Thousands of visas for HGV drivers and poultry workers were quickly introduced in 2021 after intense lobbying by the representatives of the transport and food manufacturing sector but with what results? A December news report highlighted the limited success of such measures in the past months, with immigration Minister David Foster admitting that less than 100 pork butchers applied for the 800 visas available. In transportation, despite a call for up to 5,000 HGV Drivers, only a handful took up available visas. These temporary visa schemes increasingly look like poor sticking plasters, which fail to recognise the deeper structural reasons behind labour shortages.

Our employer survey to be launched in the spring of 2022 across the 4 sectors of Warehousing, Hospitality, Social Care and Food Manufacturing will explore employer workforce strategies, including questions on whether employers are using and benefitting from temporary visa schemes post Brexit. Underlying questions that we consider in our LIMITS research are: will changes in immigration policy – even where dialogue occurs within sectors involving different stakeholders – be sufficient to bring migrant workers to the UK and address the crisis of labour.

As migration and work researchers, we also ask whether the government has taken into account the facts that the high cost of visa application and the increasing costs of living may make migration for work in the UK less appealing to those who have immediate and less burdensome work alternatives in the EU common market? Is a 12-month temporary visa really appealing enough to persuade workers to come to the UK in the post-Brexit environment? And how are current Covid travel restrictions and the overwhelmed NHS further discouraging migrants to move to the UK?

Research has shown that migrant labour mobility cannot be simply reduced to push and pull factors (or imagined as a tap being switched on and off at will according to the needs of the ‘national’ economy) but is embedded in much more complex networks and “migration infrastructures” that have longer and deeper roots in the ways in which migrants and their families evaluate and build their mobility plans and pathways.

These cultural, social and anthropological factors are often missed from policy analysis when migration is reduced to a mere outcome of changing demand and supply dynamics. The qualitative part of our 3-year research project will include interviews with migrant workers themselves who have chosen to stay or move to the UK in these critical times of labour mobility transitions.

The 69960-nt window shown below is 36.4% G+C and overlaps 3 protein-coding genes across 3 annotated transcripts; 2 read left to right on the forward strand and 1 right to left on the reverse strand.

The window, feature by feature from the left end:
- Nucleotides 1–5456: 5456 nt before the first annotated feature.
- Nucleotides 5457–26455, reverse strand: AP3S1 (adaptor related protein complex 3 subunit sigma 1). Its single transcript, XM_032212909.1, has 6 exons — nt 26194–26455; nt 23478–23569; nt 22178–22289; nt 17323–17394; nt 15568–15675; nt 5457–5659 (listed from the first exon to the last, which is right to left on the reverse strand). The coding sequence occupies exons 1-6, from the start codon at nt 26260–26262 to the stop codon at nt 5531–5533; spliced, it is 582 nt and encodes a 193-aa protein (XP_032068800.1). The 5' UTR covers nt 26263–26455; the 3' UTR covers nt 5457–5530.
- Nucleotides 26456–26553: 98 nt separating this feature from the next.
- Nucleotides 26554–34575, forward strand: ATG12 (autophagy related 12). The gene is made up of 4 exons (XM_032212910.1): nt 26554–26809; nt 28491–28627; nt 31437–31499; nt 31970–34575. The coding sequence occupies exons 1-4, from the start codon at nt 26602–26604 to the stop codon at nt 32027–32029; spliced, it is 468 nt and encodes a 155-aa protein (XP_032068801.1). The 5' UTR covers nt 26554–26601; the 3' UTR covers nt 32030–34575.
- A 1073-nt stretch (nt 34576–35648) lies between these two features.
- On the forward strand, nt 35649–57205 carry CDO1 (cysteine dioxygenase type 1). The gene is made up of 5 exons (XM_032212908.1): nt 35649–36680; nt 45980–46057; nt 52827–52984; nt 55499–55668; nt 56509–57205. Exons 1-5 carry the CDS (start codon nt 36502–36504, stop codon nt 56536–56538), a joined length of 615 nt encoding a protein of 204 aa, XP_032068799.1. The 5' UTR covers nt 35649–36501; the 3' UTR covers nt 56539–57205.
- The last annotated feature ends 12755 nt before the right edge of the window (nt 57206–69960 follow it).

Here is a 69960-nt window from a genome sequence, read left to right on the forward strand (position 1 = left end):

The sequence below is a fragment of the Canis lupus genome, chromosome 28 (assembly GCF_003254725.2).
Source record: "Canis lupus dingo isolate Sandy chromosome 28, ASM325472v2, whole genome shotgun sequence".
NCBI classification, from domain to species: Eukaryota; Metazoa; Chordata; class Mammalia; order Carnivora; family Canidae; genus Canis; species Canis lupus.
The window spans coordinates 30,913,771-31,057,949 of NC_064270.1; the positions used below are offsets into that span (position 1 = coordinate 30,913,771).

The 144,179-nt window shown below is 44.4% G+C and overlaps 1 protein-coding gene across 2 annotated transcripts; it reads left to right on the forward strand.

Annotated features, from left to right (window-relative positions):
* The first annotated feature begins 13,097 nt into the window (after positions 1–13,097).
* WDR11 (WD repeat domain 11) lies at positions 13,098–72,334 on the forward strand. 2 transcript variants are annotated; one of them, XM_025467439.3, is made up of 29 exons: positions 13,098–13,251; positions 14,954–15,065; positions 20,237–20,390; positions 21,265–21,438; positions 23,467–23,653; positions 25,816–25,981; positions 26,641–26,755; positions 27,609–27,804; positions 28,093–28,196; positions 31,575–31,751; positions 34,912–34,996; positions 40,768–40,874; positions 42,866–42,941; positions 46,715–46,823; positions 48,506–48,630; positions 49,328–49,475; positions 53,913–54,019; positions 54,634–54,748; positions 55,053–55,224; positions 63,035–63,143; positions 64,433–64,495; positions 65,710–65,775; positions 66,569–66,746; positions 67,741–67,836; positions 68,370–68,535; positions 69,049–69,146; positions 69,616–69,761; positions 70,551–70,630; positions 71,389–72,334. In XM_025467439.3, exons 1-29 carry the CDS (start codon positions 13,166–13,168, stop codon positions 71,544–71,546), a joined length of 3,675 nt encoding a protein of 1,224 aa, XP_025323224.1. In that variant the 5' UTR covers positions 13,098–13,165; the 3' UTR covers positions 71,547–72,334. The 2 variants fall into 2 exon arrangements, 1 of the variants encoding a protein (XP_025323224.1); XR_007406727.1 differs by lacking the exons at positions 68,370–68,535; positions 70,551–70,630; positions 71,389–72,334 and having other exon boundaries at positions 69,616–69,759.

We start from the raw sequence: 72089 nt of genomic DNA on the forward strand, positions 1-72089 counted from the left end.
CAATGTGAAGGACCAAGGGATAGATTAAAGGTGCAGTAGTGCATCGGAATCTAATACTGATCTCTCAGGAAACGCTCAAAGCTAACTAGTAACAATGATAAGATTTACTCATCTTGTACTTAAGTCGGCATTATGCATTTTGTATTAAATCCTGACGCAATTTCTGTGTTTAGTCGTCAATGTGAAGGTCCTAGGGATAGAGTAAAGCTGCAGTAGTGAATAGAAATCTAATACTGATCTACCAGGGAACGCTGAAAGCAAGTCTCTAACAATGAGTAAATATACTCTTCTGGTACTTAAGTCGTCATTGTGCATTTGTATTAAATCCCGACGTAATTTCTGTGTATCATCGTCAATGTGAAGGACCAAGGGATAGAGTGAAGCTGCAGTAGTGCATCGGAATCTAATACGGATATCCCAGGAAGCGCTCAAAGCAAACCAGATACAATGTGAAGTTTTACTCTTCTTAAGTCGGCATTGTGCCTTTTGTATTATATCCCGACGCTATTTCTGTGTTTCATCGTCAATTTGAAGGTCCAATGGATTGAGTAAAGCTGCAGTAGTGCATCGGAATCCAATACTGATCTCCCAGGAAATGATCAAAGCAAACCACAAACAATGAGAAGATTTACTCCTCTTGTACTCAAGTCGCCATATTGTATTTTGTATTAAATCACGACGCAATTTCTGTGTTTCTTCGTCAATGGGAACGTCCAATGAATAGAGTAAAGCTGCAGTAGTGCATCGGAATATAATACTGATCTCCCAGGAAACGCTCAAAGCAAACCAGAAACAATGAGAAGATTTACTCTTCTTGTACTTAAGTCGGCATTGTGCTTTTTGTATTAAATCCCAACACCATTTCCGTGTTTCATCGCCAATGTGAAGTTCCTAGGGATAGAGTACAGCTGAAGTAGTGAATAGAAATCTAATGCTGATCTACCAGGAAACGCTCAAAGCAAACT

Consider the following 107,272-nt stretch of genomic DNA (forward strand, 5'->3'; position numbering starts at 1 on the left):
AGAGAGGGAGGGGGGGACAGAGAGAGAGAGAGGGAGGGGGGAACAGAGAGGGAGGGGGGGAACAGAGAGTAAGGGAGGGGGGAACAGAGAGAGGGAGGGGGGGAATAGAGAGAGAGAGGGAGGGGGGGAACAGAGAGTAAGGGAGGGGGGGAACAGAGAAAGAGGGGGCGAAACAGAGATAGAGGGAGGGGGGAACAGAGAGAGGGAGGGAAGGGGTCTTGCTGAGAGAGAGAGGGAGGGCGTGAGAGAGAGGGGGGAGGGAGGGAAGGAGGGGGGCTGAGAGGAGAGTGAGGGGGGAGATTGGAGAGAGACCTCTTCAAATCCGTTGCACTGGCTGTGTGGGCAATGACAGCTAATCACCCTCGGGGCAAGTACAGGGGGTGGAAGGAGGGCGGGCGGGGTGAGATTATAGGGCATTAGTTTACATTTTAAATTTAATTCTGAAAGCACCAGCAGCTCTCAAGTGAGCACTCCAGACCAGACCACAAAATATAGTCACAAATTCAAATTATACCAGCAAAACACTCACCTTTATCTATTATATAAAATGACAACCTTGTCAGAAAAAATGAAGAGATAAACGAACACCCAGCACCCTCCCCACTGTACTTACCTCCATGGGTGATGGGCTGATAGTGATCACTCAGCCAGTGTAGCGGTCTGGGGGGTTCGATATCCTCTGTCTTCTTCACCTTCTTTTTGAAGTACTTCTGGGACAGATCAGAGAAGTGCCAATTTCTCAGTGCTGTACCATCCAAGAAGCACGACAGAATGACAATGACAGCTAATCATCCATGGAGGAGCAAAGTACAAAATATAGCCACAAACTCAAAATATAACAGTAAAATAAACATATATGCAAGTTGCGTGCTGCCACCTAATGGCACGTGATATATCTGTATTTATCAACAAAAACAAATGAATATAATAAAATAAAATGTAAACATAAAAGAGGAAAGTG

The government is committed to a high wage, high skills and productivity economy based on developing the local workforce rather than relying on foreign labour. Critics argue that such a vision is built on “shaky foundations”. We note that this high skills scenario is often predicated on quite simplistic accounts of the ease with which employers might be able to automate key parts of their processes, as well as often rhetorical assumptions about the willingness or capacity of local workforces to join sectors of the economy that in fact remain typically low skilled, low paid and insecure.

Additionally, a highly fragmented training investment scheme, such as the one proposed in the most recent budget, may not allow for such a “high road” utopia to be trusted and adopted by employers. Some have called for a more fundamental overhaul of the skills system.

Policy outcomes and the economy at large may suffer dramatically from a very reductionist approach to labour mobility (as well as to local workforce planning and development). A more nuanced multi-dimensional, multi-scalar and multi-actor approach is needed to understand migration and skills policy. This is what we are pursuing in our research programme, recognising that labour and employment are regulated from both above and below and do not follow a purely functionalist logic.

If you would like to know more about the LIMITS project please contact Dr Gabriella Alberti (g.alberti@leeds.ac.uk)